Successful test series on the SIM.PLY UD, particularly in the field of personal protection
Low-weight, high-performance UD tapes
KARL MAYER’s SIM.PLY UD was presented to the global composite audience at the ITMA in Barcelona in June 2019 as a machinery for processing glass fibres and polypropylene. Just a few months later, the first customer trials started on the innovative system, which specialises in the production of thermoplastic unidirectional tapes (UD tapes) using fibre spreading technology.
Over the course of the past year, processing tests were stepped up and other material combinations were also used in response to customer requests. Among other things, high-strength polyethylene and regenerated cellulose fibers were used. The finished patterns generate significant interest: enquiries come from Europe in particular, but also from Southeast Asia, especially about the variants made of high-strength polyethylene material, which, provided with a film coating, are attracting attention as innovative solutions for the area of personal protection.
Various test series are now running for this on the SIM.PLY UD at KARL MAYER Technische Textilien’s application centre in Chemnitz, including projects in the field of personal protection.
Multi-layer systems offer high protection and are comfortable to wear
Protective clothing – indispensable in everyday life among others for security personnel and police officers – must be exceptionally comfortable to wear while also providing effective risk protection. For this purpose, protective textiles act as intermediate layers. The integrated prefabricated layer packages are to be made increasingly lighter and thinner for greater comfort, yet must also offer long-term stability against environmental influences such as UV radiation and temperature. In particular, a reduction in the energy absorption and damping capacity must be avoided, and the material must not become brittle. In practice, the protective effect is guaranteed for at least 10 years.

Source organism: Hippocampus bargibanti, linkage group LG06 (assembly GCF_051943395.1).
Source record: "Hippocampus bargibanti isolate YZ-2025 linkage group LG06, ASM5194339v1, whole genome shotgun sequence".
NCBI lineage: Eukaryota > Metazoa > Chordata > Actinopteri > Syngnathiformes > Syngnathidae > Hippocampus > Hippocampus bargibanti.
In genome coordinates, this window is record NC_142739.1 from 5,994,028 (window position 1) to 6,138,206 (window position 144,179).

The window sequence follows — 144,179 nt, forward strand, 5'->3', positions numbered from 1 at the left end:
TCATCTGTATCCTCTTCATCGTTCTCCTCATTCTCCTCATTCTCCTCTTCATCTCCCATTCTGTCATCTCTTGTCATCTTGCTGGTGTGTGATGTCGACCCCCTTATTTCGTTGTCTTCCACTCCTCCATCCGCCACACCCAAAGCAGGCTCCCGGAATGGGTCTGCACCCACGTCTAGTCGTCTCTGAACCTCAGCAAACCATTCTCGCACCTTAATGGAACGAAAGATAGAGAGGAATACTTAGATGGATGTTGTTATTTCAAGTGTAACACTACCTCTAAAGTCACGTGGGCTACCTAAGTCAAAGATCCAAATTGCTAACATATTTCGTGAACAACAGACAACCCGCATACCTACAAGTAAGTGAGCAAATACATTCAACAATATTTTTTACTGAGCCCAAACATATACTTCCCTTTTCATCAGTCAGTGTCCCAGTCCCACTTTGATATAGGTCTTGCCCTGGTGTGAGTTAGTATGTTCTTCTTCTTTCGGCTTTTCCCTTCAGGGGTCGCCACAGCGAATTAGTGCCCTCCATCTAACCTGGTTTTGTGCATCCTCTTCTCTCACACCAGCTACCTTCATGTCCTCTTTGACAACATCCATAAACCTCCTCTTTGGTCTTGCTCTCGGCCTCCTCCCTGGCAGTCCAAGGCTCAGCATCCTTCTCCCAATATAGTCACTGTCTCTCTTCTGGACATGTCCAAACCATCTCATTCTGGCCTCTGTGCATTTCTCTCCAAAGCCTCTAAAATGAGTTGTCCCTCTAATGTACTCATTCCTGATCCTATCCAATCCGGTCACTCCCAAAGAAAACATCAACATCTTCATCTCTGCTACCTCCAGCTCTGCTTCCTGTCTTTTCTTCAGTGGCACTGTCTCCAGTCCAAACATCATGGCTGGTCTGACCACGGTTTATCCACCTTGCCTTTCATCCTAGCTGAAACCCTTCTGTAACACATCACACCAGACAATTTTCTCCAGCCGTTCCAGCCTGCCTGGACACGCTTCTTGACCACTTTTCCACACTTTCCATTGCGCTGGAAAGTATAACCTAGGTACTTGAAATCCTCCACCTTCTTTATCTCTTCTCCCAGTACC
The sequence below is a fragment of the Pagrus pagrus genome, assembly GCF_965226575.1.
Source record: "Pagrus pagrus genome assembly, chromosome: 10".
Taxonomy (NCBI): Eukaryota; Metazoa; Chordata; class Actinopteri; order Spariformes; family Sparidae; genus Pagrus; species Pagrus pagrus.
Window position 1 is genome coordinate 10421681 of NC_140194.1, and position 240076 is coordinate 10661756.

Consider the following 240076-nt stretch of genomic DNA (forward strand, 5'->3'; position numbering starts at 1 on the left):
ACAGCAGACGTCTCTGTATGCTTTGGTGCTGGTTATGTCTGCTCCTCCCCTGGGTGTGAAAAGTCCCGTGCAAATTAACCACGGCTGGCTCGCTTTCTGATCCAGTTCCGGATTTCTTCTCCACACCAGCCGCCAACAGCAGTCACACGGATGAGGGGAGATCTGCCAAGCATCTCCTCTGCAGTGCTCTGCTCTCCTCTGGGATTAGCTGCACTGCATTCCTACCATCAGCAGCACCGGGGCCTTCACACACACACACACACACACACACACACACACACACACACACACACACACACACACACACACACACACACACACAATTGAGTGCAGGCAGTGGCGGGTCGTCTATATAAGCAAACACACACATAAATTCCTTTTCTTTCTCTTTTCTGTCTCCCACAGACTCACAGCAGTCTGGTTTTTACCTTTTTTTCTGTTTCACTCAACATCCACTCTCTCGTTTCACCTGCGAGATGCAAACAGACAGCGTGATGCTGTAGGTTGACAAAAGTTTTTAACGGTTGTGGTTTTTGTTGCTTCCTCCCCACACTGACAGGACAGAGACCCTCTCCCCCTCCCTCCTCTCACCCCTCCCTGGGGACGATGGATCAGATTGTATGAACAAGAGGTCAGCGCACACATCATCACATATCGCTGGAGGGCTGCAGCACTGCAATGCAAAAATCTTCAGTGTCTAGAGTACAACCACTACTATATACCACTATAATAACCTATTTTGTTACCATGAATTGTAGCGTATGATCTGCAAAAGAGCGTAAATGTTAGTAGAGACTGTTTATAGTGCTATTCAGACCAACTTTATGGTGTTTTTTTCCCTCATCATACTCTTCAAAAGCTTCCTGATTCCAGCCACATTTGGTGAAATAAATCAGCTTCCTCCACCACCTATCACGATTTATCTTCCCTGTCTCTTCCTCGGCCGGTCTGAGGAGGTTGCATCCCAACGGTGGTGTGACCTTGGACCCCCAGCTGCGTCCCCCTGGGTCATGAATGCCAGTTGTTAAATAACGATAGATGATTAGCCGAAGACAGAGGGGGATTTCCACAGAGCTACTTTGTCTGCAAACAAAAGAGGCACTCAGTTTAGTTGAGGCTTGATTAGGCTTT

To meet the high requirements, body protection textiles are usually made of polymeric reinforcing threads. The most common of these are variants made of aromatic polyamide (PA), also known as aramid, or ultra-high-molecular-weight polyethylene (UHMWPE). DSM’s Dyneema® is the most widely known product.
The polymeric reinforcing threads are stretched directly after spreading in similar polymeric thermoplastic films or curing polymer dispersions; they are embedded with optimum orientation. Very thin, unidirectional layers are created, which are always layered on top of each other alternating between 0° and 90° fibre orientation to optimise protection. The finished multi-layer protection packages, also known as cross-plies, can consist of up to 140 individual layers.
Single layers with low weight, good fixation and high mechanical performance
The SIM.PLY UD’s spread and film coating technology makes it possible to produce extremely thin and therefore lightweight individual layers. UHMWPE fibres in particular can be spread out so evenly that only two to three individual filaments of the fibre bundles lie on top of each other on average. For the production of protective textiles, PE roving material with a gauge of 800 den (89 tex) or 1600 den (178 tex) is used as the starting material. For fixation, the fibres are coated on one side with a 10-µm-thick PE film, producing single layers with a weight per unit area of less than 40 g/m². What’s more, this creates a firm composite. The basis for this is the same yet differently processed polymers made from the spread fibres and the film. Due to the high-stretching of the fibres, the PE molecular chains form a highly crystalline network during production, which causes the fibres to melt at a slightly higher temperature than the PE film. Given the different melting point, the film can easily be melted during the coating process and fix the fibres that are still temperature-stable, while their exceptionally high performance profile remains unchanged. This sophisticated procedure requires very precise temperature control, as offered by the SIM.PLY UD thanks to its impregnation modules.
First functional samples, next steps
Several samples have already been produced on the SIM.PLY UD as part of customer trials, and these are now being tested for their protective effect and further processed by customers. In addition, cross-ply samples were made by hand at KARL MAYER Technische Textilien’s application centre. To do so, 0° and 90° layer systems were produced manually and laminated on the SIM.PLY UD. The company is working on an automated solution with a suitable laying technique for creating single cross-ply layer. This is based on many years of experience in the field of multi-axial laying technology, which has already been used to develop the successful COP MAX 5, for example. Over the next few months, a test programme will initially be launched to investigate the textile behaviour of such thin and finely spread textile structures with a film coating on one side when they are handled as part of the laying process, and to determine suitable functional principles.
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